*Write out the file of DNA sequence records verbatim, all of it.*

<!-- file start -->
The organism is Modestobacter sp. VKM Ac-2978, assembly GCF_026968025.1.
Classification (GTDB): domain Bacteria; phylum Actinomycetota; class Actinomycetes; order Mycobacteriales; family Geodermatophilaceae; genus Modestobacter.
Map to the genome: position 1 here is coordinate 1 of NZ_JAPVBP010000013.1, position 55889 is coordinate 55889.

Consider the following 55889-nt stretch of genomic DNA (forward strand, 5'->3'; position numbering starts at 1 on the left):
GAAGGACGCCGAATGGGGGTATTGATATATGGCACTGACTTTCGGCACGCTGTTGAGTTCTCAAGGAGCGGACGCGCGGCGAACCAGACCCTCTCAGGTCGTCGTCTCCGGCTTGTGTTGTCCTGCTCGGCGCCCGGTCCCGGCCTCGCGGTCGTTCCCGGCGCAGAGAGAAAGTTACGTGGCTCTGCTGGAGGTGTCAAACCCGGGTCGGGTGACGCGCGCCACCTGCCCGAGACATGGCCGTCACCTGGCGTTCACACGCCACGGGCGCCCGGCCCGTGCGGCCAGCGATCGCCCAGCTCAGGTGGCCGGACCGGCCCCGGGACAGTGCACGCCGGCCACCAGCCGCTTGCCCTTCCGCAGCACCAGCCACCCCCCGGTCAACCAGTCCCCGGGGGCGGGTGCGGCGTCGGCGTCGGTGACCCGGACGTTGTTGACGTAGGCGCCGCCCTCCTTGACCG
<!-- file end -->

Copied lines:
The organism is Modestobacter sp. VKM Ac-2978, assembly GCF_026968025.1.
Classification (GTDB): domain Bacteria; phylum Actinomycetota; class Actinomycetes; order Mycobacteriales; family Geodermatophilaceae; genus Modestobacter.
Map to the genome: position 1 here is coordinate 1 of NZ_JAPVBP010000013.1, position 55889 is coordinate 55889.

Consider the following 55889-nt stretch of genomic DNA (forward strand, 5'->3'; position numbering starts at 1 on the left):
GAAGGACGCCGAATGGGGGTATTGATATATGGCACTGACTTTCGGCACGCTGTTGAGTTCTCAAGGAGCGGACGCGCGGCGAACCAGACCCTCTCAGGTCGTCGTCTCCGGCTTGTGTTGTCCTGCTCGGCGCCCGGTCCCGGCCTCGCGGTCGTTCCCGGCGCAGAGAGAAAGTTACGTGGCTCTGCTGGAGGTGTCAAACCCGGGTCGGGTGACGCGCGCCACCTGCCCGAGACATGGCCGTCACCTGGCGTTCACACGCCACGGGCGCCCGGCCCGTGCGGCCAGCGATCGCCCAGCTCAGGTGGCCGGACCGGCCCCGGGACAGTGCACGCCGGCCACCAGCCGCTTGCCCTTCCGCAGCACCAGCCACCCCCCGGTCAACCAGTCCCCGGGGGCGGGTGCGGCGTCGGCGTCGGTGACCCGGACGTTGTTGACGTAGGCGCCGCCCTCCTTGACCG